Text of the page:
The constructive lift monad is the coinductive type $T(A) \equiv \nu\alpha.\; A + \alpha.$

The intuition is that an element of this type either tells you a value of type $A$, or tells you to compute some more and try again. Nontermination is modeled by the element which never returns a value, and always keeps telling you to compute some more.

Our goal is to construct a general fixed-point combinator $\mu(f : TA \to TA) : 1 \to TA$, which takes an $f$ and then produces a computation corresponding to the fixed point of $f$. To fix notation, we'll take the constructors to be:

$$

\begin{array}{lcl}

\mathsf{roll} & : & A + TA \to TA \\

\mathsf{unroll} & : & TA \to A + TA

\end{array}

$$

Since this is a coinductive type, we also have an unfold satisfying the following equation:

$$

\mathsf{unfold}(f : X \to A + X) : X \to TA \equiv \mathsf{roll} \circ (\mathit{id} + (\mathsf{unfold}\; f)) \circ f

$$

First, we will explicitly construct the bottom element, corresponding to the computation that runs forever, with the following definition:

$$

\bot : 1 \to TA \equiv \mathsf{unfold}(\mathsf{inr})

$$

This definition just keeps telling us to wait, over and over again. Now, we can define the fixed point operator:

$$

\begin{array}{l}

\mu(f : TA \to TA) : 1 \to TA \\

\mu(f) \equiv (\mathsf{unfold} (\mathsf{unroll} \circ f)) \circ \bot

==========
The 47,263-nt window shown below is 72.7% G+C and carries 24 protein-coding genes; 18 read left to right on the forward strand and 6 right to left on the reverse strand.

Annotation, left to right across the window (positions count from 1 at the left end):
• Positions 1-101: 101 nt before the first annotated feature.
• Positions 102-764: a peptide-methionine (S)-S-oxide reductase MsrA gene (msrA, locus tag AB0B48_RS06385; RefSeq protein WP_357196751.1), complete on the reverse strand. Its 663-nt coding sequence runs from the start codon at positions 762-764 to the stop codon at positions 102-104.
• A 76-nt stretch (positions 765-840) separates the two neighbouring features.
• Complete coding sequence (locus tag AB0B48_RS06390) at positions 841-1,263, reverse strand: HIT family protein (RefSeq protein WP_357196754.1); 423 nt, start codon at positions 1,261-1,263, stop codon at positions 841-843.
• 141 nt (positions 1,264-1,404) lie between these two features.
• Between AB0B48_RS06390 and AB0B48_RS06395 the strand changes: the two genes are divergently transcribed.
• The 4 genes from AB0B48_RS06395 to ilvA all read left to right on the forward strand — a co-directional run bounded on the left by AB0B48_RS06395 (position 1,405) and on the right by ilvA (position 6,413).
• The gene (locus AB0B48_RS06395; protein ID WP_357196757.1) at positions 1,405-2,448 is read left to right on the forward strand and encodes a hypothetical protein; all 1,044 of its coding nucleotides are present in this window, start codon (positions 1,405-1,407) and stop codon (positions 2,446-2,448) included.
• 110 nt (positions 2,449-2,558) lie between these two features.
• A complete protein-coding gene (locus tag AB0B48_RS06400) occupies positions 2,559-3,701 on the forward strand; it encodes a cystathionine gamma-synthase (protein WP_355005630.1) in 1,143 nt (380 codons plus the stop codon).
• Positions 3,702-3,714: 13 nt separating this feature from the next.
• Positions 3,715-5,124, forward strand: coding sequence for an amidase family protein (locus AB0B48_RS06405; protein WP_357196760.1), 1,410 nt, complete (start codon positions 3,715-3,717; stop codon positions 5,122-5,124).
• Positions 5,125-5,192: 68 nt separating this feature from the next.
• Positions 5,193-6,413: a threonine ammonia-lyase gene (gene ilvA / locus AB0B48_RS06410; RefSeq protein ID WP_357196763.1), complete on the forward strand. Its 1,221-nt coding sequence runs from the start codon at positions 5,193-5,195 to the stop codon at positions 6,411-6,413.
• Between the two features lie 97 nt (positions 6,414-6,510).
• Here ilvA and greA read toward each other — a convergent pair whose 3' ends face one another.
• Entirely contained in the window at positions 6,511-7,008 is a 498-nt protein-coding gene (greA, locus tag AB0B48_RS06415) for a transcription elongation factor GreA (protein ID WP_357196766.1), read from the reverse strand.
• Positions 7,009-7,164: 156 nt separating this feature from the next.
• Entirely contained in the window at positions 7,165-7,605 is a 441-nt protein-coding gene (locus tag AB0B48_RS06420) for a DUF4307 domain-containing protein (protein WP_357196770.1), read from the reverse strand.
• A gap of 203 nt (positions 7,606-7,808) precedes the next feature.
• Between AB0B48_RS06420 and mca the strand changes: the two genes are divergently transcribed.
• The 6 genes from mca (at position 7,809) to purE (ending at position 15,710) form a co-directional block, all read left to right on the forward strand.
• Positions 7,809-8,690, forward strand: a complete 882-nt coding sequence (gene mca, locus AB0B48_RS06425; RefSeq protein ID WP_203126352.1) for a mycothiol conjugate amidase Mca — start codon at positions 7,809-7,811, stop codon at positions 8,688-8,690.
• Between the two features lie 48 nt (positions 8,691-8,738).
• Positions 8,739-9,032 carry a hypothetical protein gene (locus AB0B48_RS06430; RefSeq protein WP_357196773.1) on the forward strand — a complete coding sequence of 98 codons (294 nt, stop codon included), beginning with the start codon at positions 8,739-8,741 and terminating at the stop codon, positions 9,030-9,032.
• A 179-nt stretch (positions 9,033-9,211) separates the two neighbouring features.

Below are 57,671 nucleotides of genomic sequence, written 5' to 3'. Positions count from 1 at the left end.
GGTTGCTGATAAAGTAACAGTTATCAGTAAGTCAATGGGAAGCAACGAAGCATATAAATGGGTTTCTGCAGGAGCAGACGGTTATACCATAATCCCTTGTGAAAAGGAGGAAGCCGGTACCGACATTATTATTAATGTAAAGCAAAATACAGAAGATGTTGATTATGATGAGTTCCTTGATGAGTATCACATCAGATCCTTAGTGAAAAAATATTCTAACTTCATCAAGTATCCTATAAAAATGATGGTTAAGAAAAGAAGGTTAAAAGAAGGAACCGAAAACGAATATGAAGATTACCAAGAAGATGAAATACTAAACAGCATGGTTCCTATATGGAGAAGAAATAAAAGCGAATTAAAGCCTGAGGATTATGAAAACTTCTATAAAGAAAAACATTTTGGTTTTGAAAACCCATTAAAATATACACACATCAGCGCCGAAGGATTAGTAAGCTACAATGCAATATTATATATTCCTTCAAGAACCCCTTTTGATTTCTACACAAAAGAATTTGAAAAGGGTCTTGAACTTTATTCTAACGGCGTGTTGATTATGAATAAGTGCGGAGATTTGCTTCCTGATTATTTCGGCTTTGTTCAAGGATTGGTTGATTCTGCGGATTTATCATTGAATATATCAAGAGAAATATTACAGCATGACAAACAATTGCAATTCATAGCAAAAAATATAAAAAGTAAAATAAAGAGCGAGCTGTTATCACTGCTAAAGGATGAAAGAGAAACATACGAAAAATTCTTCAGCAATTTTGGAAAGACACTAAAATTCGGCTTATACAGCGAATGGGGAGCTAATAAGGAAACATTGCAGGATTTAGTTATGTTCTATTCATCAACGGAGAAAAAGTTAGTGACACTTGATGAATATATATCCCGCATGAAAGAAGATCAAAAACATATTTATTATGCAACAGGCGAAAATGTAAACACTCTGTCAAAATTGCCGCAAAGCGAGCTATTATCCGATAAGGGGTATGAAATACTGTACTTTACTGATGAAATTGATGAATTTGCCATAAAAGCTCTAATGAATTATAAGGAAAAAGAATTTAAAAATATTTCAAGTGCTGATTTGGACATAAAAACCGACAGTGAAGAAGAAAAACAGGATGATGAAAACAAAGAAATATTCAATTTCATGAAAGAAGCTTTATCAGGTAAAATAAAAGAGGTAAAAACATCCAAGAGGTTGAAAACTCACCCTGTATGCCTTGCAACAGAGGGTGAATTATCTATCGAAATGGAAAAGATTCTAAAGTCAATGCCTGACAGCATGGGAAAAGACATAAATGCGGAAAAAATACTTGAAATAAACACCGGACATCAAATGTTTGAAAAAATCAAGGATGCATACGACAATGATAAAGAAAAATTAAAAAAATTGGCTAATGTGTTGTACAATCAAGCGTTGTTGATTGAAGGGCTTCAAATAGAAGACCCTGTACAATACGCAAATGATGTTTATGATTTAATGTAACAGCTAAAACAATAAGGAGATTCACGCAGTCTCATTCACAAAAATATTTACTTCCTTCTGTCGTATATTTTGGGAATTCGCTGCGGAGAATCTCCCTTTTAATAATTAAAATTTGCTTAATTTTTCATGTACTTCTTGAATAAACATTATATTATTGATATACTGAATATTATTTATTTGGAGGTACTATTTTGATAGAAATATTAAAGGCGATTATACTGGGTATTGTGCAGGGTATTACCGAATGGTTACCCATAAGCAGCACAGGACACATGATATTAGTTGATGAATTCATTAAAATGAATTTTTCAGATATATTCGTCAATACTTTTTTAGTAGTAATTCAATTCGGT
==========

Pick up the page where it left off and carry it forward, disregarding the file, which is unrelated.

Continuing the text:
\end{array}

$$

What this does is to pass bottom to $f$. If $f$ returns a value, then we're done. Otherwise, $f$ returns us another thunk, which we can pass back to $f$ again, and repeat.

Of course, this is exactly the intuition behind fixed points in domain theory. Lifting in domains is usually defined directly, and I don't know who invented the idea of defining it as a coinductive type. I do recall a 1999 paper by Martin Escardo which uses (a slight variant of) it, and he refers to it as a well-known construction in metric spaces, so probably the papers from the Dutch school of semantics are a good place to start the search. This construction has seen a renewed burst of interest in the last few years, since it offers a relatively convenient way to represent nonterminating functions in dependent type theory. It's also closely related to step-indexed models in operational semantics, since, given a terminating element of the lift monad, you can compute how many steps it takes to return a value.

It's stuff like this that makes me say I can't tell the difference between operational and denotational semantics any more.

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